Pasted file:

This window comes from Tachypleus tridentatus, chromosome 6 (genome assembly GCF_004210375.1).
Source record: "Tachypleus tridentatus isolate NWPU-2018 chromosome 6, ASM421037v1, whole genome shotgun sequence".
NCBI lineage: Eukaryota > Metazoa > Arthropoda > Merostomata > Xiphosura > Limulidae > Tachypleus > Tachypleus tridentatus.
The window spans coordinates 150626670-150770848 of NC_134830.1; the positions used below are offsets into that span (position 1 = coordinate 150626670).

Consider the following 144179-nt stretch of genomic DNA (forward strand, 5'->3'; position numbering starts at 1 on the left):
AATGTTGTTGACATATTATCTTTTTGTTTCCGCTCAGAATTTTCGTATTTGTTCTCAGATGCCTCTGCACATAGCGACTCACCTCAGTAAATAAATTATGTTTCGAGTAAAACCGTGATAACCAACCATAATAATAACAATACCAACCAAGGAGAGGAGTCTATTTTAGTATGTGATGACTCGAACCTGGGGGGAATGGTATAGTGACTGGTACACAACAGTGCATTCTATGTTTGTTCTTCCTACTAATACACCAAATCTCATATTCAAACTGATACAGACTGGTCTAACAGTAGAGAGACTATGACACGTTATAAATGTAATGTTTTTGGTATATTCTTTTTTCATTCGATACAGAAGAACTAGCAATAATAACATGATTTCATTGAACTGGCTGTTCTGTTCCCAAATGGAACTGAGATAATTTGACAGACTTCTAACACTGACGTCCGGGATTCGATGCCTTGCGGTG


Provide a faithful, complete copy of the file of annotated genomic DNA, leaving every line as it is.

This window comes from Tachypleus tridentatus, chromosome 6 (genome assembly GCF_004210375.1).
Source record: "Tachypleus tridentatus isolate NWPU-2018 chromosome 6, ASM421037v1, whole genome shotgun sequence".
NCBI lineage: Eukaryota > Metazoa > Arthropoda > Merostomata > Xiphosura > Limulidae > Tachypleus > Tachypleus tridentatus.
The window spans coordinates 150626670-150770848 of NC_134830.1; the positions used below are offsets into that span (position 1 = coordinate 150626670).

Consider the following 144179-nt stretch of genomic DNA (forward strand, 5'->3'; position numbering starts at 1 on the left):
AATGTTGTTGACATATTATCTTTTTGTTTCCGCTCAGAATTTTCGTATTTGTTCTCAGATGCCTCTGCACATAGCGACTCACCTCAGTAAATAAATTATGTTTCGAGTAAAACCGTGATAACCAACCATAATAATAACAATACCAACCAAGGAGAGGAGTCTATTTTAGTATGTGATGACTCGAACCTGGGGGGAATGGTATAGTGACTGGTACACAACAGTGCATTCTATGTTTGTTCTTCCTACTAATACACCAAATCTCATATTCAAACTGATACAGACTGGTCTAACAGTAGAGAGACTATGACACGTTATAAATGTAATGTTTTTGGTATATTCTTTTTTCATTCGATACAGAAGAACTAGCAATAATAACATGATTTCATTGAACTGGCTGTTCTGTTCCCAAATGGAACTGAGATAATTTGACAGACTTCTAACACTGACGTCCGGGATTCGATGCCTTGCGGTG